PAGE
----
Transforming Guyana – Episode III – Education And The Oil Windfall

The content originally appeared on: News Americas Now

By Terrence Blackman, Ph. D. & Utamu Bell

News Americas, NEW YORK, NY, Weds. Aug. 24, 2022: Episode III of the recent ‘Transforming Guyana, The Guyana Business Journal and Caribbean Policy Consortium Webinar Series,’ examined how Guyana can leverage oil and gas revenues to produce a world-class twenty-first-century education system at all levels with a focus on broad coverage of the country and with strong links to the best institutions of higher learning abroad while fostering local skills in key local content areas.

The webinar examined the Global and Regional educational context and imperatives for Guyana, along with the essential role of the University of Guyana in educational transformation. It also highlighted the School of Business Entrepreneurship and Innovation.

The series, ‘Transforming Guyana,’ aims to bring together experts and prominent and diverse voices from Guyana and the Diaspora to discuss the impacts of Guyana’s oil and gas development, take a nuanced look at the opportunities and potential pitfalls ahead for the country, and explore strategies to maximize the positive impacts that oil revenues can have on Guyana’s people and future while mitigating the risks that other countries have faced, as well as identifying the most promising roles the Diaspora can play in this transition.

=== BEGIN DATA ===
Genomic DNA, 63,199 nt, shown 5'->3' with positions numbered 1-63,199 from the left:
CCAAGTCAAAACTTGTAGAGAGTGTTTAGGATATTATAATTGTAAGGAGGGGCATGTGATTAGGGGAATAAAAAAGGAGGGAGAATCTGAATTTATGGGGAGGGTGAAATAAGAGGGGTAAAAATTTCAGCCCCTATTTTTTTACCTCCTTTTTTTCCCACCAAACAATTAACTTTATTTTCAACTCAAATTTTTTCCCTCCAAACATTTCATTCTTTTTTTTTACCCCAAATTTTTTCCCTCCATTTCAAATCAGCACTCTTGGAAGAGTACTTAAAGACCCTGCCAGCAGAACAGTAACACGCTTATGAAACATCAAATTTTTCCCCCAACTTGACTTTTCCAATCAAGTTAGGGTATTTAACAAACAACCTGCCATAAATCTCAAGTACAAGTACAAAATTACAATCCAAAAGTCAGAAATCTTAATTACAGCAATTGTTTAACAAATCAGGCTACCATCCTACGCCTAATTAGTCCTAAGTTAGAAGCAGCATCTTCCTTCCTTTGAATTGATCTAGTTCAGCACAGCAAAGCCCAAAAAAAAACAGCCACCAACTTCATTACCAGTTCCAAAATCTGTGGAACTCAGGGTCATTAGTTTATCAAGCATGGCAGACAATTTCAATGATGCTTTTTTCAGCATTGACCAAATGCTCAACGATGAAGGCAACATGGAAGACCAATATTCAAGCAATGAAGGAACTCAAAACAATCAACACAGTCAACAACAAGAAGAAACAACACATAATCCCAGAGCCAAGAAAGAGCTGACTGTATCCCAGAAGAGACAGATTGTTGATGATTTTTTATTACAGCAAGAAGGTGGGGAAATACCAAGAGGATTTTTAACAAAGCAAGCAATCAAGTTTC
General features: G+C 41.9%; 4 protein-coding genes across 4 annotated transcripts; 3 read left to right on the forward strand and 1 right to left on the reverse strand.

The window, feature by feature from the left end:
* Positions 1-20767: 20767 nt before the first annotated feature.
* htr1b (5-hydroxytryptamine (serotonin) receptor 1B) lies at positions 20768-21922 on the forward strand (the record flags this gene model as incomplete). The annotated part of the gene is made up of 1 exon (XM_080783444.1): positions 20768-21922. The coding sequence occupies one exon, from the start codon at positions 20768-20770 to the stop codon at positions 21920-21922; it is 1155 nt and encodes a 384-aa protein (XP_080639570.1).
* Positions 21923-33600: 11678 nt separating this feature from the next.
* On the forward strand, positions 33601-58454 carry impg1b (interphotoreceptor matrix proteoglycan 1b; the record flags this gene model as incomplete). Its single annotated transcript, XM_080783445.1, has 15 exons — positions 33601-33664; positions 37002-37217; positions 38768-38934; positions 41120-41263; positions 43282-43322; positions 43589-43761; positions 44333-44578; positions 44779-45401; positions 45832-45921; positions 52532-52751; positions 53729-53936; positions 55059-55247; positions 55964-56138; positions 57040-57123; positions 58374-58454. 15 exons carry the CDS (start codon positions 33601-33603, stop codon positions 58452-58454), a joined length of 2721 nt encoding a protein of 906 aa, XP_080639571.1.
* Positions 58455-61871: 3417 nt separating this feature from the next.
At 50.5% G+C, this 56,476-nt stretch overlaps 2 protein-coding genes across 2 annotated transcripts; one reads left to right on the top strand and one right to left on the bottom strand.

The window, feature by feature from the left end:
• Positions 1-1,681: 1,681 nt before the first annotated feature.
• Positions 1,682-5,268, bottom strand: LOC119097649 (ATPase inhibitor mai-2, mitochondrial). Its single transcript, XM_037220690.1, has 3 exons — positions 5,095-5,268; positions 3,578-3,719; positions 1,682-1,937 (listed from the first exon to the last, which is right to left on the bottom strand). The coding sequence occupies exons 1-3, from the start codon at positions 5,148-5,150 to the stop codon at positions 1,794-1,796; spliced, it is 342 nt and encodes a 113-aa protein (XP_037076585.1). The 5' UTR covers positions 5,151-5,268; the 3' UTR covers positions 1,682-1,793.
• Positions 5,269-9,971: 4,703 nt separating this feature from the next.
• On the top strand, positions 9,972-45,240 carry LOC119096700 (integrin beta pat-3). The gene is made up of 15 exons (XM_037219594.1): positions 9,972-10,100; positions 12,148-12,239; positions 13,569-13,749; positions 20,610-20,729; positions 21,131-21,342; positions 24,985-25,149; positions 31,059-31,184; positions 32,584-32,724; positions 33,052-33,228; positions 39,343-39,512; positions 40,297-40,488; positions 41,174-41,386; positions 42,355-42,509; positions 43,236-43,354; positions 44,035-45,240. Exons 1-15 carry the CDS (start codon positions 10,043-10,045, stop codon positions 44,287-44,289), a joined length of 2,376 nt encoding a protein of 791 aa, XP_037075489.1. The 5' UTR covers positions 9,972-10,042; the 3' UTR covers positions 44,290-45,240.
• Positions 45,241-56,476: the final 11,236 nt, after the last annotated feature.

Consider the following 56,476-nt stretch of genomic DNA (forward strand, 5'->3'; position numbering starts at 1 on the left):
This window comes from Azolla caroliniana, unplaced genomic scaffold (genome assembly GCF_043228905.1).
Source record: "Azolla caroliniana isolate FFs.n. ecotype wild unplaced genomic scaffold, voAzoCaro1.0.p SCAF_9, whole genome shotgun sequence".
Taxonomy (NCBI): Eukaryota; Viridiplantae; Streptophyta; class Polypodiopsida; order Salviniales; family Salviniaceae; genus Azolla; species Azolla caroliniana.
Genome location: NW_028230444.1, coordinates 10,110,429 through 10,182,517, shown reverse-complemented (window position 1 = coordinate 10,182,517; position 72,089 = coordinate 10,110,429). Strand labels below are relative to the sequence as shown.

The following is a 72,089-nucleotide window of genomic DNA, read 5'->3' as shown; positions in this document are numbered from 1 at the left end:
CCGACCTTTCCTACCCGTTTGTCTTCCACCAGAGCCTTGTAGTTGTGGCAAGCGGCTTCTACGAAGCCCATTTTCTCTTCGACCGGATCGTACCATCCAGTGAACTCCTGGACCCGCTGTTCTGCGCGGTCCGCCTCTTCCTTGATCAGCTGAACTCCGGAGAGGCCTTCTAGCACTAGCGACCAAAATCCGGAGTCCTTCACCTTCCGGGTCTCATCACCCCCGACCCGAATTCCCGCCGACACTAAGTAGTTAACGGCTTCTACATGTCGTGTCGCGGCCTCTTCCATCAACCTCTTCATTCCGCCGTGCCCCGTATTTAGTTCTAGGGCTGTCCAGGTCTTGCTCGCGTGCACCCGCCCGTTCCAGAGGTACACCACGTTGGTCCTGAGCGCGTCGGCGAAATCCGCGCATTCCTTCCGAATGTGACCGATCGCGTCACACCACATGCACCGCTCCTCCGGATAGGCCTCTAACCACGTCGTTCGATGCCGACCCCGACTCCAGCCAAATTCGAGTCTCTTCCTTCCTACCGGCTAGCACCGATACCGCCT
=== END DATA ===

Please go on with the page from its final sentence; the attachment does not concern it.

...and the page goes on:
The Guyana Business Journal framed the webinar by stressing the importance of education as a cornerstone for Guyana’s sustained growth and development. Dr. Blackman alluded to data from the Guyana Labour Force Survey (GLFS) 2021 First Quarter report, which revealed that less than 2.5 percent of the Guyanese labor force possess a Bachelor’s Degree or equivalent and noted that it was self-evident that the quality of Guyana’s human capital and workforce is the cornerstone of Guyana’s ability to advance sustainably, both socially and economically. He said this must be a task which to oil and gas windfall must be applied. “We hope to contextualize the implications of Guyana’s emergence as a Petrostate for its education sector and more broadly the education sector of the Caribbean Region for critical stakeholders and offices,” he said.

Vice Chancellor of the University of Guyana, (UG), Professor Paloma Mohamed- Martin pointed to what she described as the mono-focus that the country is developing on oil revenues only when it has within the last few months found the most significant gold strikes in the world, in addition to other sectors which are likely to contribute significantly. She said these additional revenue streams should also be considered in the conversation regarding education resourcing. Mohamed-Martin said creating a world-class education system is part of the University’s blueprint.